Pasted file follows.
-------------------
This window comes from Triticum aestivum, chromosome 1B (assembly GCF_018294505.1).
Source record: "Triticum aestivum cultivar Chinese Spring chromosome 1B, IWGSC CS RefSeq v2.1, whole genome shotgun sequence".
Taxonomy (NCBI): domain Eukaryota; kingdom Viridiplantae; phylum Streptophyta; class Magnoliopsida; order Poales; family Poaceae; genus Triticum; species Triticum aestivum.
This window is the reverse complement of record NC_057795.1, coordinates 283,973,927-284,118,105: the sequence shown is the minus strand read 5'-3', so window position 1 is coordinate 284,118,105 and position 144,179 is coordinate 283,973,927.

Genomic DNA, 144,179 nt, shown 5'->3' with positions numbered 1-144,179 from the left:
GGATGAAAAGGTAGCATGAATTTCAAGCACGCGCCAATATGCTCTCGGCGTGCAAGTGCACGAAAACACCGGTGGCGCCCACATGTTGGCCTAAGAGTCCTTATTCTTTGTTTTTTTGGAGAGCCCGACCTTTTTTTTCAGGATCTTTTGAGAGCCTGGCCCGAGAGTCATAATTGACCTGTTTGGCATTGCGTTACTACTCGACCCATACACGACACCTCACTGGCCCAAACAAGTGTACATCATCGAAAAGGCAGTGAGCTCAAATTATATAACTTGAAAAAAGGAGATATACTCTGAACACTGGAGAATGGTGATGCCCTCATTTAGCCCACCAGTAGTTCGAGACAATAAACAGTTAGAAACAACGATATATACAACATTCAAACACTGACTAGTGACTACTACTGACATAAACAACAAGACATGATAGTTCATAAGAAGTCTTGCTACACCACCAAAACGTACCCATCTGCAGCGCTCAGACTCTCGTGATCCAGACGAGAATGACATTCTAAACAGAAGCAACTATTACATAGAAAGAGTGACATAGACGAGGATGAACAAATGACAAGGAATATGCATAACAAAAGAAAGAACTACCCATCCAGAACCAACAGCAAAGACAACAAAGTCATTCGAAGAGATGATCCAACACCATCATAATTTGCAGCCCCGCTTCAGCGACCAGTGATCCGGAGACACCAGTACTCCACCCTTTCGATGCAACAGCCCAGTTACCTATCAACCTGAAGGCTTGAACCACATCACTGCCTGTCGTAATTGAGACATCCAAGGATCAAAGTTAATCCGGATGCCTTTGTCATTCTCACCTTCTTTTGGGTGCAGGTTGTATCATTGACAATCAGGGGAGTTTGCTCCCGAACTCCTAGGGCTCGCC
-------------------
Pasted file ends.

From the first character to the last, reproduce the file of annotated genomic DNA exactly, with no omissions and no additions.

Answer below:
This window comes from Triticum aestivum, chromosome 1B (assembly GCF_018294505.1).
Source record: "Triticum aestivum cultivar Chinese Spring chromosome 1B, IWGSC CS RefSeq v2.1, whole genome shotgun sequence".
Taxonomy (NCBI): domain Eukaryota; kingdom Viridiplantae; phylum Streptophyta; class Magnoliopsida; order Poales; family Poaceae; genus Triticum; species Triticum aestivum.
This window is the reverse complement of record NC_057795.1, coordinates 283,973,927-284,118,105: the sequence shown is the minus strand read 5'-3', so window position 1 is coordinate 284,118,105 and position 144,179 is coordinate 283,973,927.

Genomic DNA, 144,179 nt, shown 5'->3' with positions numbered 1-144,179 from the left:
GGATGAAAAGGTAGCATGAATTTCAAGCACGCGCCAATATGCTCTCGGCGTGCAAGTGCACGAAAACACCGGTGGCGCCCACATGTTGGCCTAAGAGTCCTTATTCTTTGTTTTTTTGGAGAGCCCGACCTTTTTTTTCAGGATCTTTTGAGAGCCTGGCCCGAGAGTCATAATTGACCTGTTTGGCATTGCGTTACTACTCGACCCATACACGACACCTCACTGGCCCAAACAAGTGTACATCATCGAAAAGGCAGTGAGCTCAAATTATATAACTTGAAAAAAGGAGATATACTCTGAACACTGGAGAATGGTGATGCCCTCATTTAGCCCACCAGTAGTTCGAGACAATAAACAGTTAGAAACAACGATATATACAACATTCAAACACTGACTAGTGACTACTACTGACATAAACAACAAGACATGATAGTTCATAAGAAGTCTTGCTACACCACCAAAACGTACCCATCTGCAGCGCTCAGACTCTCGTGATCCAGACGAGAATGACATTCTAAACAGAAGCAACTATTACATAGAAAGAGTGACATAGACGAGGATGAACAAATGACAAGGAATATGCATAACAAAAGAAAGAACTACCCATCCAGAACCAACAGCAAAGACAACAAAGTCATTCGAAGAGATGATCCAACACCATCATAATTTGCAGCCCCGCTTCAGCGACCAGTGATCCGGAGACACCAGTACTCCACCCTTTCGATGCAACAGCCCAGTTACCTATCAACCTGAAGGCTTGAACCACATCACTGCCTGTCGTAATTGAGACATCCAAGGATCAAAGTTAATCCGGATGCCTTTGTCATTCTCACCTTCTTTTGGGTGCAGGTTGTATCATTGACAATCAGGGGAGTTTGCTCCCGAACTCCTAGGGCTCGCC